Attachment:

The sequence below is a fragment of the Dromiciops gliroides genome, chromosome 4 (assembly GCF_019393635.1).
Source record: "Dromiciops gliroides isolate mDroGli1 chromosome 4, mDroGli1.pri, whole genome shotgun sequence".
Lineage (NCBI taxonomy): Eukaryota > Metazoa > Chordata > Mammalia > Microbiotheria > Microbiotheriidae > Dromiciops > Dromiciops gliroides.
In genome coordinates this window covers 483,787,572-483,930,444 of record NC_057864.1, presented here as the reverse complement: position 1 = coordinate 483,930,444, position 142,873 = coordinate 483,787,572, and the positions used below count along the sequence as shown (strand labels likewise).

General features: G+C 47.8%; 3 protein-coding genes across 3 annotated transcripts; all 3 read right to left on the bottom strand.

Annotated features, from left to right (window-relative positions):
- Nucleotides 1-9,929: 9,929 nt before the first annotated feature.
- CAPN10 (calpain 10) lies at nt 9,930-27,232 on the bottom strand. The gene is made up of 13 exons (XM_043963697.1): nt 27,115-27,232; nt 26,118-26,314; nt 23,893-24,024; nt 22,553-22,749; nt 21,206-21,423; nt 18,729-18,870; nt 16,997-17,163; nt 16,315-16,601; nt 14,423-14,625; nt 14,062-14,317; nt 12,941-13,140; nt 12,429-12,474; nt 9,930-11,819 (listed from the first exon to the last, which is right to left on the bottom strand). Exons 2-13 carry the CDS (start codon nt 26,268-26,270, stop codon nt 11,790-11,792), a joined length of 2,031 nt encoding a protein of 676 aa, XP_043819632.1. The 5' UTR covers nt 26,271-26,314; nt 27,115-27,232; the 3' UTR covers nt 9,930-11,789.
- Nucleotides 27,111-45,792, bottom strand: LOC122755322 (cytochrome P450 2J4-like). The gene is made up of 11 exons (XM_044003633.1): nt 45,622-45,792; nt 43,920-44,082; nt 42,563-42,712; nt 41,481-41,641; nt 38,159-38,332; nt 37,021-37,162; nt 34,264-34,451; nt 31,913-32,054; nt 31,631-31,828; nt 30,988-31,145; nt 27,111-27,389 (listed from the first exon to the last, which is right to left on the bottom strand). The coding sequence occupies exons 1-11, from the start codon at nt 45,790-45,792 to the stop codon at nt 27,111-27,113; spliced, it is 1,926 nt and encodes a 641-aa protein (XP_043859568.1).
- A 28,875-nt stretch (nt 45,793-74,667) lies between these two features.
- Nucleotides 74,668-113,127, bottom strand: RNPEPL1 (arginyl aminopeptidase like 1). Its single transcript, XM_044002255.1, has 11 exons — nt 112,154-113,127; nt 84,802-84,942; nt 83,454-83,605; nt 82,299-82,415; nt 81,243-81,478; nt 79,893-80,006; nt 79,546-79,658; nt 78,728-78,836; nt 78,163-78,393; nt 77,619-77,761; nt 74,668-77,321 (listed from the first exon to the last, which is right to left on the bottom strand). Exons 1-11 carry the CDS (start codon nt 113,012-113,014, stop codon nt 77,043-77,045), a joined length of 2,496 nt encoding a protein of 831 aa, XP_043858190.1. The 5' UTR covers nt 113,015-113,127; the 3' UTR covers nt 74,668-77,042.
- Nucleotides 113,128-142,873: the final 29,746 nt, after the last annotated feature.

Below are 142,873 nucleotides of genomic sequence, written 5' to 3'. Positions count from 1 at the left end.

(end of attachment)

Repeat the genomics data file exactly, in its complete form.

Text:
The sequence below is a fragment of the Dromiciops gliroides genome, chromosome 4 (assembly GCF_019393635.1).
Source record: "Dromiciops gliroides isolate mDroGli1 chromosome 4, mDroGli1.pri, whole genome shotgun sequence".
Lineage (NCBI taxonomy): Eukaryota > Metazoa > Chordata > Mammalia > Microbiotheria > Microbiotheriidae > Dromiciops > Dromiciops gliroides.
In genome coordinates this window covers 483,787,572-483,930,444 of record NC_057864.1, presented here as the reverse complement: position 1 = coordinate 483,930,444, position 142,873 = coordinate 483,787,572, and the positions used below count along the sequence as shown (strand labels likewise).

General features: G+C 47.8%; 3 protein-coding genes across 3 annotated transcripts; all 3 read right to left on the bottom strand.

Annotated features, from left to right (window-relative positions):
- Nucleotides 1-9,929: 9,929 nt before the first annotated feature.
- CAPN10 (calpain 10) lies at nt 9,930-27,232 on the bottom strand. The gene is made up of 13 exons (XM_043963697.1): nt 27,115-27,232; nt 26,118-26,314; nt 23,893-24,024; nt 22,553-22,749; nt 21,206-21,423; nt 18,729-18,870; nt 16,997-17,163; nt 16,315-16,601; nt 14,423-14,625; nt 14,062-14,317; nt 12,941-13,140; nt 12,429-12,474; nt 9,930-11,819 (listed from the first exon to the last, which is right to left on the bottom strand). Exons 2-13 carry the CDS (start codon nt 26,268-26,270, stop codon nt 11,790-11,792), a joined length of 2,031 nt encoding a protein of 676 aa, XP_043819632.1. The 5' UTR covers nt 26,271-26,314; nt 27,115-27,232; the 3' UTR covers nt 9,930-11,789.
- Nucleotides 27,111-45,792, bottom strand: LOC122755322 (cytochrome P450 2J4-like). The gene is made up of 11 exons (XM_044003633.1): nt 45,622-45,792; nt 43,920-44,082; nt 42,563-42,712; nt 41,481-41,641; nt 38,159-38,332; nt 37,021-37,162; nt 34,264-34,451; nt 31,913-32,054; nt 31,631-31,828; nt 30,988-31,145; nt 27,111-27,389 (listed from the first exon to the last, which is right to left on the bottom strand). The coding sequence occupies exons 1-11, from the start codon at nt 45,790-45,792 to the stop codon at nt 27,111-27,113; spliced, it is 1,926 nt and encodes a 641-aa protein (XP_043859568.1).
- A 28,875-nt stretch (nt 45,793-74,667) lies between these two features.
- Nucleotides 74,668-113,127, bottom strand: RNPEPL1 (arginyl aminopeptidase like 1). Its single transcript, XM_044002255.1, has 11 exons — nt 112,154-113,127; nt 84,802-84,942; nt 83,454-83,605; nt 82,299-82,415; nt 81,243-81,478; nt 79,893-80,006; nt 79,546-79,658; nt 78,728-78,836; nt 78,163-78,393; nt 77,619-77,761; nt 74,668-77,321 (listed from the first exon to the last, which is right to left on the bottom strand). Exons 1-11 carry the CDS (start codon nt 113,012-113,014, stop codon nt 77,043-77,045), a joined length of 2,496 nt encoding a protein of 831 aa, XP_043858190.1. The 5' UTR covers nt 113,015-113,127; the 3' UTR covers nt 74,668-77,042.
- Nucleotides 113,128-142,873: the final 29,746 nt, after the last annotated feature.

Below are 142,873 nucleotides of genomic sequence, written 5' to 3'. Positions count from 1 at the left end.